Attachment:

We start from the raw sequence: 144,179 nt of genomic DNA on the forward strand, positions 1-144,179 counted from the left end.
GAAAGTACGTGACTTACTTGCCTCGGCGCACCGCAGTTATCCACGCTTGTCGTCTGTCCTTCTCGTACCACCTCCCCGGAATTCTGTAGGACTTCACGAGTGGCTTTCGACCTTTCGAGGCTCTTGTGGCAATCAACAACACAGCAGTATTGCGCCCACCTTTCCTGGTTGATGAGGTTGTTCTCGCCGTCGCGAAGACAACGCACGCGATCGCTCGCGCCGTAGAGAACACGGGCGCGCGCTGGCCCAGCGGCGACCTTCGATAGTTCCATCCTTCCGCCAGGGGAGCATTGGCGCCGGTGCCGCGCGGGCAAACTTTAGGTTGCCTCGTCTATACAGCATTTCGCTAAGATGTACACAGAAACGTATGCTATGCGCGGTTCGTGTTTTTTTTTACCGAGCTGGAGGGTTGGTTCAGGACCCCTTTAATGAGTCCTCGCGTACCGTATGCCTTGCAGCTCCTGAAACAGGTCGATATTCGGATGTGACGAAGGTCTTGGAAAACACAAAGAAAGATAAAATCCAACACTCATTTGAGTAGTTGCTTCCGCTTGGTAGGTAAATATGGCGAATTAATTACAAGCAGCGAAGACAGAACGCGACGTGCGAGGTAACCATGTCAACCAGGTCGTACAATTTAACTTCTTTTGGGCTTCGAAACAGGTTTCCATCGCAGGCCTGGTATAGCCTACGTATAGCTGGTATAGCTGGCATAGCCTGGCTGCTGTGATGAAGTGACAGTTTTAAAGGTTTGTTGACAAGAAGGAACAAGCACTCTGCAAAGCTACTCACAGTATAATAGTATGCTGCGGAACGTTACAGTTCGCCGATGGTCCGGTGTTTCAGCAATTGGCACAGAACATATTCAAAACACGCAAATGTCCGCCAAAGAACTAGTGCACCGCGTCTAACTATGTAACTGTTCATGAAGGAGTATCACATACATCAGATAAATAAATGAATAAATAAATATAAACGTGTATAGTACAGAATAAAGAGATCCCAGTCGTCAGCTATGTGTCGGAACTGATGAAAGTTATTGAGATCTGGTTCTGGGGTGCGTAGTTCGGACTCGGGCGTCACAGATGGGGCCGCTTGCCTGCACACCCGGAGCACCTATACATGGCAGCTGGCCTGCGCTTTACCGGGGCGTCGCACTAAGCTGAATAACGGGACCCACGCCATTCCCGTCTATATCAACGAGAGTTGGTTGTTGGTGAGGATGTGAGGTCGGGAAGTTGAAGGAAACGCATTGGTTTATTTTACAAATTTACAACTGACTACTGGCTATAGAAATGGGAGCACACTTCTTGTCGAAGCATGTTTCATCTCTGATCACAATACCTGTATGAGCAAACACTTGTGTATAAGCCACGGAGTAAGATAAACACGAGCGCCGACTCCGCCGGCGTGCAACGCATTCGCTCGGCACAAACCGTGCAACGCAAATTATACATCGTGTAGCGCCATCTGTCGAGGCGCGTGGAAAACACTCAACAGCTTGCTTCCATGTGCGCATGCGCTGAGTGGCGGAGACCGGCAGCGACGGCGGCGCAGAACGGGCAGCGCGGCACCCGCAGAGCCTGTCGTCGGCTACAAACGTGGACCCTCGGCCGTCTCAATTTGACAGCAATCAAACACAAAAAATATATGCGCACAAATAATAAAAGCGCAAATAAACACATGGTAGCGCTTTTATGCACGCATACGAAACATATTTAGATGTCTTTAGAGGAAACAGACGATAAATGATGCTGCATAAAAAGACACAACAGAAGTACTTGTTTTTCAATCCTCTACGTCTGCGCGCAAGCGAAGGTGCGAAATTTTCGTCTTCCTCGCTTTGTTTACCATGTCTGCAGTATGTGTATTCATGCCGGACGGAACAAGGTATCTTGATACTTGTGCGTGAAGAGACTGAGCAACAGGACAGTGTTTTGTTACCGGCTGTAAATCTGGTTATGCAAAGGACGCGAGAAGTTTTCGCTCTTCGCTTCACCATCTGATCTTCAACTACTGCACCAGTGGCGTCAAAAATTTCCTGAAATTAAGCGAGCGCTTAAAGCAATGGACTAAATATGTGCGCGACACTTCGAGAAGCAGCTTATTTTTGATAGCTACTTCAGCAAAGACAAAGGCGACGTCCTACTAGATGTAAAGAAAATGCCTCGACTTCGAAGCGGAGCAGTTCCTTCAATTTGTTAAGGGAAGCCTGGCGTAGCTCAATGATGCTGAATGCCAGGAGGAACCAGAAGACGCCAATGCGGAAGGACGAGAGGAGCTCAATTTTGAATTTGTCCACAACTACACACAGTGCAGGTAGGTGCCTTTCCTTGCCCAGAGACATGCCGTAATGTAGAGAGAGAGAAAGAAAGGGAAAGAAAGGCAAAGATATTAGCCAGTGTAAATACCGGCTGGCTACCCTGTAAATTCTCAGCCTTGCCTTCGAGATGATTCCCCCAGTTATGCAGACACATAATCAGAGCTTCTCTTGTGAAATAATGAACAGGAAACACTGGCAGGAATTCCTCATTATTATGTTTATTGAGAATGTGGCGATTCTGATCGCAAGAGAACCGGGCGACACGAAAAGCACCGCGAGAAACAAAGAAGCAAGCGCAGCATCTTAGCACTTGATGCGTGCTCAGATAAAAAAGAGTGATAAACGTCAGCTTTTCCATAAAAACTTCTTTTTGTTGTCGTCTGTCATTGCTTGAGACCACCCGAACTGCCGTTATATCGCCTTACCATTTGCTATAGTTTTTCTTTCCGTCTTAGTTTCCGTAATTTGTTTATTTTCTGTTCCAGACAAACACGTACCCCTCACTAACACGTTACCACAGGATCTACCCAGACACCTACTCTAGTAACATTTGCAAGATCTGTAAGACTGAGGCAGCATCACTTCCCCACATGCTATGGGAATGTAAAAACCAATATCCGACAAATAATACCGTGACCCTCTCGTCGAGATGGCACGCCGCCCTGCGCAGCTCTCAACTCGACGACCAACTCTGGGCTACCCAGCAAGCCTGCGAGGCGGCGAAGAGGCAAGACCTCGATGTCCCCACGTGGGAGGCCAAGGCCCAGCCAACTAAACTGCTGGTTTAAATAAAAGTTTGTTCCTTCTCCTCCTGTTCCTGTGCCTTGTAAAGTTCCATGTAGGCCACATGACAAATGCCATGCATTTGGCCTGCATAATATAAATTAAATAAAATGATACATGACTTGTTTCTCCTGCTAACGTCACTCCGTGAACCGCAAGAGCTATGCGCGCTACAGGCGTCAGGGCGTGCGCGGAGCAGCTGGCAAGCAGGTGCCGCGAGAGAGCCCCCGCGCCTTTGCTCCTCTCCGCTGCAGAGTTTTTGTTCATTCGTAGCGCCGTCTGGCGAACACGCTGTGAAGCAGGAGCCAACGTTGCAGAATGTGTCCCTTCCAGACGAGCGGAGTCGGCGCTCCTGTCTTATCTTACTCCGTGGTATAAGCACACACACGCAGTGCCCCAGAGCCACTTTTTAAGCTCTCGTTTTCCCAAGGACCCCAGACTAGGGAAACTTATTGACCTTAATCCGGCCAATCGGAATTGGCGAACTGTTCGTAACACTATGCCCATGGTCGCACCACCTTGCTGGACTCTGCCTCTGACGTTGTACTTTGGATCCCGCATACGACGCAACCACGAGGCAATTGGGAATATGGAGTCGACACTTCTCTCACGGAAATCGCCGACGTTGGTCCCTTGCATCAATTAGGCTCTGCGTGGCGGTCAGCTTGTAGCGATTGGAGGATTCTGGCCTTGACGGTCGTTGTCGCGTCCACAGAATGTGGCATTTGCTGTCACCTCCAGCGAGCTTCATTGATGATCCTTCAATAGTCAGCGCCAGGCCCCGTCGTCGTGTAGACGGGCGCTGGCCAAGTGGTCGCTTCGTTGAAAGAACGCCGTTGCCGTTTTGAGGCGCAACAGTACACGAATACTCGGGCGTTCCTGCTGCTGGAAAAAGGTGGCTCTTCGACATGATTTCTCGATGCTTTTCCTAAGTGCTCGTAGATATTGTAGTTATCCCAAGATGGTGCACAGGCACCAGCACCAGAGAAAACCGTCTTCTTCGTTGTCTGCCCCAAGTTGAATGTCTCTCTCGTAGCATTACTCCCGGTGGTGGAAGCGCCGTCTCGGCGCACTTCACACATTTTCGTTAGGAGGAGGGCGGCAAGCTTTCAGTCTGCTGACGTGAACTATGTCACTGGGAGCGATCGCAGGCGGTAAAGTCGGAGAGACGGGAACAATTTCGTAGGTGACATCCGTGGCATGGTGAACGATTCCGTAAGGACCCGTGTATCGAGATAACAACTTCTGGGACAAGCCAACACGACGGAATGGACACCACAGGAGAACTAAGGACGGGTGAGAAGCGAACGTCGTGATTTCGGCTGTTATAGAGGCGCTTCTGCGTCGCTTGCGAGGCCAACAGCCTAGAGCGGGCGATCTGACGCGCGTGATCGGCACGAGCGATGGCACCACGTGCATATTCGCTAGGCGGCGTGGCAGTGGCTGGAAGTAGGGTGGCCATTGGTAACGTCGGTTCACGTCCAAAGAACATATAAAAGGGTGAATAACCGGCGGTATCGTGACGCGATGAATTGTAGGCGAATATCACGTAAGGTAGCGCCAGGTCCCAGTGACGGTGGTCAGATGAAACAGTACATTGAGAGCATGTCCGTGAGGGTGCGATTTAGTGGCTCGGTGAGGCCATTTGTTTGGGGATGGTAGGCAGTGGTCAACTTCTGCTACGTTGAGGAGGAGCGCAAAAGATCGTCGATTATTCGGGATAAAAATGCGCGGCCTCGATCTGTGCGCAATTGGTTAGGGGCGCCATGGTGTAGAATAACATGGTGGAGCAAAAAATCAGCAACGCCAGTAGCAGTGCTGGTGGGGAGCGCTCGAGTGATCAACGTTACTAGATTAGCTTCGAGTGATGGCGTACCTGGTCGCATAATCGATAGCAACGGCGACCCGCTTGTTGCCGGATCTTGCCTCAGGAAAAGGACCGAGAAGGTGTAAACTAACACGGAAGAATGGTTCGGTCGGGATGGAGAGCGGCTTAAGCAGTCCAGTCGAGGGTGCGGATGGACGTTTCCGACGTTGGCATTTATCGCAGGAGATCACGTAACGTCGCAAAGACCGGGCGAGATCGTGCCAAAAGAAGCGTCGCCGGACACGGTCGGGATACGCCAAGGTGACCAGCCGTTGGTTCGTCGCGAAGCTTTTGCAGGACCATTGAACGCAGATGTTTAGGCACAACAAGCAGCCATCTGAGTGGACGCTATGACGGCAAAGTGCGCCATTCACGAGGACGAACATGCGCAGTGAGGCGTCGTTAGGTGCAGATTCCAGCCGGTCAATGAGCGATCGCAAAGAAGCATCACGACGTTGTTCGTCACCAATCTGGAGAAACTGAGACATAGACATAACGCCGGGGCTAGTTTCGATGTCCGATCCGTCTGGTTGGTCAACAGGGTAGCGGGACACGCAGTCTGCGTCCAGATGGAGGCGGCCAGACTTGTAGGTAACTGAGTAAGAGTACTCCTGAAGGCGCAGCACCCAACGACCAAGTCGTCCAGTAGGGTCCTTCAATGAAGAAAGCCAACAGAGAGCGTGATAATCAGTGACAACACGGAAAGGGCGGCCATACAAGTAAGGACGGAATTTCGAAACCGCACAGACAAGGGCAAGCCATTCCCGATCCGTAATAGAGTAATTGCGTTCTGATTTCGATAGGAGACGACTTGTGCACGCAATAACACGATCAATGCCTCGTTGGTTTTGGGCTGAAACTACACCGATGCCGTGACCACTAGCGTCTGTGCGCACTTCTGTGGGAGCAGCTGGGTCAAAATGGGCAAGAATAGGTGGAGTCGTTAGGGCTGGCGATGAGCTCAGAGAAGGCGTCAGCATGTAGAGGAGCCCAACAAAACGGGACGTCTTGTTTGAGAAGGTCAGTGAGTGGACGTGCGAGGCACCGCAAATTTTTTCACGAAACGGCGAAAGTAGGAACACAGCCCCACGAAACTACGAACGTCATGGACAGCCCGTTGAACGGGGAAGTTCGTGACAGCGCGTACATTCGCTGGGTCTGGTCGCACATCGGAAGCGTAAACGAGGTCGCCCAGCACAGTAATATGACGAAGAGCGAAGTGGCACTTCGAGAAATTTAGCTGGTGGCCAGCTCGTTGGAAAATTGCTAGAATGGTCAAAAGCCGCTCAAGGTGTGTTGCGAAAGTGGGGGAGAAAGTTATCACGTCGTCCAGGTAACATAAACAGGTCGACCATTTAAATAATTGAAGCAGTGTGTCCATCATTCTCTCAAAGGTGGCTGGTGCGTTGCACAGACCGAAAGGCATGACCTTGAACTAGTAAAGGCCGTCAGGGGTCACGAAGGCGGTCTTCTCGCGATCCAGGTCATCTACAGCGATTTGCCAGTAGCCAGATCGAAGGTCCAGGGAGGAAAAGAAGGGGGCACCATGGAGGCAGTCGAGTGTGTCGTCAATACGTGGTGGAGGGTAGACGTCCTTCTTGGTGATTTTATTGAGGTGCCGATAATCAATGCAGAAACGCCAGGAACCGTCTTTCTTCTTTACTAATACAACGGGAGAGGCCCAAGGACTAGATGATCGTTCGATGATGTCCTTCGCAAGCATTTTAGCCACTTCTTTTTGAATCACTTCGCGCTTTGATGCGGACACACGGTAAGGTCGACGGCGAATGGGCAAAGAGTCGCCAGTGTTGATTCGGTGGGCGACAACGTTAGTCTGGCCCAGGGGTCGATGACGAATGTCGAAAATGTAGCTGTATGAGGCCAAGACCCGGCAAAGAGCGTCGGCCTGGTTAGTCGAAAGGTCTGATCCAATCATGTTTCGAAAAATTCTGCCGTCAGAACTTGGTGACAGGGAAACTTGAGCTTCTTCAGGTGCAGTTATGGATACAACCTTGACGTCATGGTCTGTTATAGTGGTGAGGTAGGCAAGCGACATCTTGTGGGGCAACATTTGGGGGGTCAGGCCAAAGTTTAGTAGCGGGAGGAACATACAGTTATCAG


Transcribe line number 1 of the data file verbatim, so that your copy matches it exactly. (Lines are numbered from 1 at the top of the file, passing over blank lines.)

We start from the raw sequence: 144,179 nt of genomic DNA on the forward strand, positions 1-144,179 counted from the left end.